If using open-source email archiving solutions, the company should realize that the low cost and customizable nature may be paired with the potential for glitches and security gaps.

Disaster Recovery

Natural and man-made disasters occasionally strike businesses, ruining records. As climate change creates unforeseen weather patterns and causes more frequent flooding in some coastal cities, protecting documentation becomes more important. 

So what does archiving an email do? An archive provides a backup system that can save the company expensive downtime. If your company is located in a likely disaster zone, you should address this issue specifically with the hardware, software, or service provider you use to archive emails. You’ll want to know how to retrieve archived emails as soon as possible after an event so that you can prevent a lot of lost business days.

What Does Archiving An Email Do

Email Archiving in Records-Keeping

Companies have to keep a variety of records as proof of compliance with state and national regulations, taxes, and the privacy of employees’ information. An office manager is usually responsible for gathering the necessary information, if not making reports that track the completeness and steps in compliance. With a few training seminars, that person may also serve as the email archivist, depending on the system the company chooses to use. They can also train others on how to retrieve archived emails and use them to achieve company goals.

Types of Email Archiving

The exponential growth of email communication within organizations necessitates the implementation of reliable email archiving solutions. Email archiving software facilitates the retrieval, preservation, and legal defensibility of electronic mail. There are a few primary classifications of email archiving. Understanding these distinctions empowers organizations to select the most appropriate solution for their specific needs.

Server-side Email Archiving

This is the most common form of email archiving, which comes with major software brands like Google Suite or Microsoft. The archiving function is automatic, leaving it up to the customer to personalize its function, such as setting the amount of time the data is saved.

Client-Side Email Archiving

POP3 mailbox servers used to be common for businesses, but they’re being overtaken in popularity by IMAP servers. POP3 retains a copy of the email on their server, which is then available offline. That function is overshadowed by IMAP’s email availability to many users, such as on portable devices. POP3 client-side archiving doesn’t allow multiple users to access emails. Like open-source email archiving, client-side email archiving like POP3 is still used by some companies but is fading from popularity due to functionality.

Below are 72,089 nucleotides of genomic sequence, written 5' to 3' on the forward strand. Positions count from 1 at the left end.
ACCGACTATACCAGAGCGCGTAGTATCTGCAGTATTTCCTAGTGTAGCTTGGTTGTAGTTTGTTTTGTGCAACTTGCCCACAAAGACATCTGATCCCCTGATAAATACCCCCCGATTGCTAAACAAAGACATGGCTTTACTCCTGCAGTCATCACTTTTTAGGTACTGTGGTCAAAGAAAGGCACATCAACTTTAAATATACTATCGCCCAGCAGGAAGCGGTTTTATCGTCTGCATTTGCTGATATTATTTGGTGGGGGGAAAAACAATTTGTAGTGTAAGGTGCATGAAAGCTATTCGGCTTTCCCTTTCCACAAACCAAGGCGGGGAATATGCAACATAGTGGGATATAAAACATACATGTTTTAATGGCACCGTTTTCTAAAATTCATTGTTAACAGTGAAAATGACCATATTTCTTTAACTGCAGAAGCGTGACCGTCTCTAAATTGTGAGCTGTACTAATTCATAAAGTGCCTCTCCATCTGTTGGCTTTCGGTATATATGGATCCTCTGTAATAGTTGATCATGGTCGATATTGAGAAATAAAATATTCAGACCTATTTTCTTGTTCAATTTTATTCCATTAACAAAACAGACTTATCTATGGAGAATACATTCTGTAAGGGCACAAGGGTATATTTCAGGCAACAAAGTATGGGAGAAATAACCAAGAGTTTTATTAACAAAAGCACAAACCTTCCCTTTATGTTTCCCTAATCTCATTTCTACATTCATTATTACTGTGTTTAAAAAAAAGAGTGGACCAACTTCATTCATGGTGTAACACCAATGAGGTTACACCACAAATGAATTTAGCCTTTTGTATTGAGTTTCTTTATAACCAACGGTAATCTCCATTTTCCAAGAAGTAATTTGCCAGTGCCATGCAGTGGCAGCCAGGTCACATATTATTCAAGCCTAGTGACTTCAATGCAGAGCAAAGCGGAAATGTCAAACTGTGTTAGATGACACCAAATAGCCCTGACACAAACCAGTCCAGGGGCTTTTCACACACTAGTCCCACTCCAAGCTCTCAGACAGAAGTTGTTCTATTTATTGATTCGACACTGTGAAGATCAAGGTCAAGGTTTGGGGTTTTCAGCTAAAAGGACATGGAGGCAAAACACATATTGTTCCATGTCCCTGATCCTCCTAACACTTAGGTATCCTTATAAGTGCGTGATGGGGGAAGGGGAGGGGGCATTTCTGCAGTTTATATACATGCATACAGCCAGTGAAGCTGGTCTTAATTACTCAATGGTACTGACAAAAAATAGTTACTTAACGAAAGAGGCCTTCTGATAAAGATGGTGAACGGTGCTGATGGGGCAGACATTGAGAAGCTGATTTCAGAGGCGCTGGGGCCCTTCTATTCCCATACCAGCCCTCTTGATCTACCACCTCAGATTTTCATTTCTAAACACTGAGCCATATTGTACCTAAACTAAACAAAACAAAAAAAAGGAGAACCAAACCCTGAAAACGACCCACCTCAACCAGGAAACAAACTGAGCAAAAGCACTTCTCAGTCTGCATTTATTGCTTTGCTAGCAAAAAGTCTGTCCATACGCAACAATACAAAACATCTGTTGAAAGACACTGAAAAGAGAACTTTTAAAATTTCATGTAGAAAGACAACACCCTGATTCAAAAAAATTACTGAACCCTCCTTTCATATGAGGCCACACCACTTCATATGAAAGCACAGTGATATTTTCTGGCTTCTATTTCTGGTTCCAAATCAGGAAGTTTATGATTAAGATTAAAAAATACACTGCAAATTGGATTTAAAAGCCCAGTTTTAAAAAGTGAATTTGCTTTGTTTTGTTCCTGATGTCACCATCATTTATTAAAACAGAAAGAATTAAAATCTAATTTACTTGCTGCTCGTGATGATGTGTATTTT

On-Premise Email Archiving

It’s possible to schedule automated backups of necessary emails. An on-site archive should be kept on a server that’s separate from the company’s day-to-day business. Email accounts should be audited periodically to ensure the archive function is retaining and properly cataloging saved emails.

Cloud-Based Email Archiving

If your company uses cloud-based email archiving software, cloud archiving is likely to be available if not part of the package you’re already using. Cloud storage is virtual and accessible from anywhere you can log onto your company apps and files. This makes such a storage solution perfect for small businesses that are geographically diverse and for people who work from home or travel for work.

Open Source Email Archiving Or Paid Solutions

Cost can be a factor in choosing a method of archiving email, but companies must evaluate the risks of self-designed open-source email archiving against the benefits of a paid solution. Open source is generally free software code that can be altered to suit a business’s needs. A paid email archiving system is generally software provided by a third party, but it’s important to bake in an appropriate level of data security that will prevent the mishandling of customer information.

How to Retrieve Archived Emails?

Retrieving archived emails should be as simple as deciding which category of email is needed and executing a sort by category. Email lookup may also be used to find the complete history of a company or an individual’s interaction with the company.


There are a lot of factors to consider when choosing a method of email archiving. Decision-makers have to weigh costs against the availability of employees to manage a self-designed system. Compliance with legal reporting requirements is only one aspect of creating, administering, securing, and using an email archiving system.


How Does Email Archiving Impact Storage Costs?

Data can be stored inexpensively, but companies must pay attention to security, including auditing information retained to ensure compliance with privacy laws. The cost of email archiving depends on the solution the company chooses, whether on-site and self-administered or a cloud service provider.

Can Archived Emails be Accessed Remotely?

Archived emails may be accessible remotely, depending on the system used. If the information is too sensitive to be connected to the internet, then they may require a person to be physically in the office in order to use a location-based archive.

What Emails Should be Archived, And For How Long?

The length of time that emails should be archived and retained depends on the legal requirements of the industry concerned. In addition, some states have data privacy regulations (as does Europe) that restrict the retention of data pertaining to individuals for any length of time. Publicly traded companies affected by Sarbanes-Oxley must retain records for 7 years; schools affected by FERPA regulations must retain records for 5 years.

Can Email Archiving Integrate With Other Systems?

Certain email archiving systems may be integrated with marketing, human resources, or accounting software to get the highest return on an archive investment. Much depends on the email archiving solutions, quality of the systems and the ability to customize them.